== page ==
Last time we discussed about “What is a Virtual credit Card?” to help you avoid any fraudulent transaction on your Credit Card. In this article we are going to discuss about how to calculate the interest-free days for your credit card.
Nowadays, everyone uses a Credit Card and we are slowly and gradually realizing the benefits and advantages of doing so. Using the Credit Card for all occasions becomes more useful when you know everything about your credit Card. This can help you save a lot for you and you may even end up paying even less amount in most of the cases if you know how to make the best use of your credit card.
Photo Credit: michael_swan
One of the most important components in mastering the use of Credit card for optimum use is to know the interest free days for your credit card.
In this article, we will learn how to calculate the interest free days and how to make the most out of your credit card using that knowledge.
What all I need to know?
Before going any further, you should know the following details of your Credit Card:
Credit Card Billing Cycle: The date when you statement is generated.
Payment Due Date: The last date for your Credit Card Bill payment.
Now, I will try explaining you the concept by quoting an example.
Lets take an example where Sabby holds an ICICI Bank Credit Card. The billing cycle for his Credit Card is on the 15th of every month and your Payment due date is the 3rd of each month. Now, every bank gives â€œupto 50-52 Interest-free daysâ€ to pay your bill. Now, what we have to understand here is that what does this word â€œupto 52 daysâ€ means? Because every bank uses this same phrase only.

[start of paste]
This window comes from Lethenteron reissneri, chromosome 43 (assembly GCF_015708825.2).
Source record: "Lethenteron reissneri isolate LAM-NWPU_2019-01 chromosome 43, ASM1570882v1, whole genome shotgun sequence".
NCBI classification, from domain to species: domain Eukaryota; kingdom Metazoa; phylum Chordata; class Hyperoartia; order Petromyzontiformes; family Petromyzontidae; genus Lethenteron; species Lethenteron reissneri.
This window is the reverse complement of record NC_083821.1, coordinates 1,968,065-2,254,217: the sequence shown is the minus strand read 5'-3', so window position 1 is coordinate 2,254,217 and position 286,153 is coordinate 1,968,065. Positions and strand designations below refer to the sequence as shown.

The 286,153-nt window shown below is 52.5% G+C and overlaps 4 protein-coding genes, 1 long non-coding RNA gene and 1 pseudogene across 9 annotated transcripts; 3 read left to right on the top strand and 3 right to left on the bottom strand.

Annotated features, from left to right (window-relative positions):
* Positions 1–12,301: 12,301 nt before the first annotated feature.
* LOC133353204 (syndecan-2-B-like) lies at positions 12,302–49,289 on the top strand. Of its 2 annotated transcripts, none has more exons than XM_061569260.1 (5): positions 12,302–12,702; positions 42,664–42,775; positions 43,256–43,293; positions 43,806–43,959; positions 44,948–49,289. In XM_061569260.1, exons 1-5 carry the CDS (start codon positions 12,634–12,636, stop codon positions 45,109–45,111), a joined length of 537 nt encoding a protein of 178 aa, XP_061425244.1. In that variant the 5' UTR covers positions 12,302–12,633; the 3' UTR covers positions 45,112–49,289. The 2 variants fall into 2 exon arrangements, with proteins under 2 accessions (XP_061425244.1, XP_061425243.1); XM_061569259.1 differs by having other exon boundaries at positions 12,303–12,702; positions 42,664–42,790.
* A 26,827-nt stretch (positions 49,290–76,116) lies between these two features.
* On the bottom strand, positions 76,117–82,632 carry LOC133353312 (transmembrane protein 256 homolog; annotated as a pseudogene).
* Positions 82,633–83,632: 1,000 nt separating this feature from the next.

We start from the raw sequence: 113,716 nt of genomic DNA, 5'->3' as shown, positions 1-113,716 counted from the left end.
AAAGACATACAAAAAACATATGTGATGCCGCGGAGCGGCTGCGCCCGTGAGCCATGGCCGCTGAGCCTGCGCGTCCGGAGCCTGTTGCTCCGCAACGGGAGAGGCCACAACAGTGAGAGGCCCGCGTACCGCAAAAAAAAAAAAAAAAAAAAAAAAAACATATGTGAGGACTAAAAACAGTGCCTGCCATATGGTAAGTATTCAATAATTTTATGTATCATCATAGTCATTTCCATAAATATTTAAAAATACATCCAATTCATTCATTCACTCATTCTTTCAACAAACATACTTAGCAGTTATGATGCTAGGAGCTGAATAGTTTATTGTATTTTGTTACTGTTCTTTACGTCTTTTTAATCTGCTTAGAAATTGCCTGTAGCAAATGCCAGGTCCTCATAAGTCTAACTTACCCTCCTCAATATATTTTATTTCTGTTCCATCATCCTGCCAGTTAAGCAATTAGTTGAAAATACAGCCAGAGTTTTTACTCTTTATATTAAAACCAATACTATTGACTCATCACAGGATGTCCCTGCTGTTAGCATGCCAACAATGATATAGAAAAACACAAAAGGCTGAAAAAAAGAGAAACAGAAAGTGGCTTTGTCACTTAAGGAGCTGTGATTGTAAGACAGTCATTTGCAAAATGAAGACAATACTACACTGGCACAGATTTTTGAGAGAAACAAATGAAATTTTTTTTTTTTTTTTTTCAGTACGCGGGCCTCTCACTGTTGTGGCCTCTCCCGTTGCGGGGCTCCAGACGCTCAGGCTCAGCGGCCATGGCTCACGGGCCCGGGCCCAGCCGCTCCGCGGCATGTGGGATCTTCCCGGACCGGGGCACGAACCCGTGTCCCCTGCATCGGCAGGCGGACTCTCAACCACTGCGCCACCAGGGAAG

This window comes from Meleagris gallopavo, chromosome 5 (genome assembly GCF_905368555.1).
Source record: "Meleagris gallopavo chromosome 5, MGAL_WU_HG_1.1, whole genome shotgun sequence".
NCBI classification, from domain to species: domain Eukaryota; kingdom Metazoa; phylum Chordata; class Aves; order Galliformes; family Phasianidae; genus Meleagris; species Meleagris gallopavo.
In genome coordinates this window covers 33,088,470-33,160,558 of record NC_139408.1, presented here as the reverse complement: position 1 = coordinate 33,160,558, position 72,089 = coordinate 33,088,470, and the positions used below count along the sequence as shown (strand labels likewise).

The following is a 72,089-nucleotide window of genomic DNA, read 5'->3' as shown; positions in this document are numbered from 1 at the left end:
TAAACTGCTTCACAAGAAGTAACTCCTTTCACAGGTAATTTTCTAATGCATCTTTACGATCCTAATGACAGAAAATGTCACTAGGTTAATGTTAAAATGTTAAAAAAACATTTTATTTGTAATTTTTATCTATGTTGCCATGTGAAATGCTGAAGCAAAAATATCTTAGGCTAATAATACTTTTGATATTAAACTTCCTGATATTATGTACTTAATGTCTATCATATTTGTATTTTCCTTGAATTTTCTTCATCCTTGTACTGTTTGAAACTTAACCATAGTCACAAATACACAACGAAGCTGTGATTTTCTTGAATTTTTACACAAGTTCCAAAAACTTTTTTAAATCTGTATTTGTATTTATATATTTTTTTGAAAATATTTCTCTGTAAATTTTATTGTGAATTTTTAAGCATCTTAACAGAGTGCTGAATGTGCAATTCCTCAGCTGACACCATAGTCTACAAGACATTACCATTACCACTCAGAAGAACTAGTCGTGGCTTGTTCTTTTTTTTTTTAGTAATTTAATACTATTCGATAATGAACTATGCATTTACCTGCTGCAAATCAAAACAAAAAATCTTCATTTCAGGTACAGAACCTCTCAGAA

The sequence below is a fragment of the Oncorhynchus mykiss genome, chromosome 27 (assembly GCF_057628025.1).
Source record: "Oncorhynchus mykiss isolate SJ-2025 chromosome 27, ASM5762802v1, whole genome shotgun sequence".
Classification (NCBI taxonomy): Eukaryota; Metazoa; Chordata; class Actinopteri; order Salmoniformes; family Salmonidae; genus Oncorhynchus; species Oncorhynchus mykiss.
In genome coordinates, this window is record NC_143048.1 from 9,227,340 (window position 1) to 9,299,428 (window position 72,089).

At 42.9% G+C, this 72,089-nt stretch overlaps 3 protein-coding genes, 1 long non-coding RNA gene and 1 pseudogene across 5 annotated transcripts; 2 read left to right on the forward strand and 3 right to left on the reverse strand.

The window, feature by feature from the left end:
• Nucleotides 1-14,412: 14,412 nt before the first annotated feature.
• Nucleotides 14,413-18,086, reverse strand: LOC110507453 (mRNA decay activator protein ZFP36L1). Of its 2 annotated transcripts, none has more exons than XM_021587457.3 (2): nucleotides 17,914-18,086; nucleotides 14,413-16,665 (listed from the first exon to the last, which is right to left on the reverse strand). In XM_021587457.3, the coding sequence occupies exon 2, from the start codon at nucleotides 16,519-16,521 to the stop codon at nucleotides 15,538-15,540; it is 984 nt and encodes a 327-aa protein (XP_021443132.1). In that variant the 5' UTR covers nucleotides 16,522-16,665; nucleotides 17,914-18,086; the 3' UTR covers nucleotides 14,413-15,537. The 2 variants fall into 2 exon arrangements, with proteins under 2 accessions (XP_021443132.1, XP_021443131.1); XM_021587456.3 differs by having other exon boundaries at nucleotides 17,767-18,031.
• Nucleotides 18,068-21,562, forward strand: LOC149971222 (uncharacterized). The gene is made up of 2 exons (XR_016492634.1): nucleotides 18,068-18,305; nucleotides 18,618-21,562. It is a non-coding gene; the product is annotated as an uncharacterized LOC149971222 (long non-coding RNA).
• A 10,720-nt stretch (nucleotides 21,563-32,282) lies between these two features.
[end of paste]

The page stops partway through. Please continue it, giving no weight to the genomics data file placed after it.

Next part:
This is because it is in our hands how many days that you can avail of as interest-free days. Confused? Don’t worry, I will explain.
Take for example as I said above that your statement is generated on the 15th of December, 2009 for which Sabby has to make the payment on or before 3rd of the following month i.e. 3rd January, 2010 (in our case)
If he makes a purchase on the 14th of the month with his statement generating on 15th, he will have interest free period until the 3rd of the following month. So, in this case till the 3rd Jan,10 he will make the payment of the purchase done on 14 Dec. He will have the luxury of only 20 interest free days to pay the bill without being charged any interest on it.
Hence, in this example, his interest-free days are reduced to only 20 days.
But if Sabby goes by the smart strategy of increasing his interest free period, he will wait for some day and control his buying spree till the 16th of December, 09. Doing so, this purchase will be included in the Jan, 2010 statement (as December statement will already be generated on 15th) for which he will have to make the payment for his credit card bill till 3rd Feb 2010.
Hence, in a way in the second instance his interest-free days are increased to 51 days.
Taking the above cases into accounnt, one may get a minimum of at least 20 interest-free days on your purchases but you can obviously increase them to 50-52 days if you make your purchases smartly in the initial stages of your billing cycle.
Hence, always keep in mind this thing so as to make an intelligent decision about making your purchases accordingly to ease the pressure on you to make payments availing the full advantage of the interest-free period 🙂
What are your views on this topic, what strategy do you follow while making your payments? If you have any other strategy to share with others, please put your comments below. your views are highly appreciated.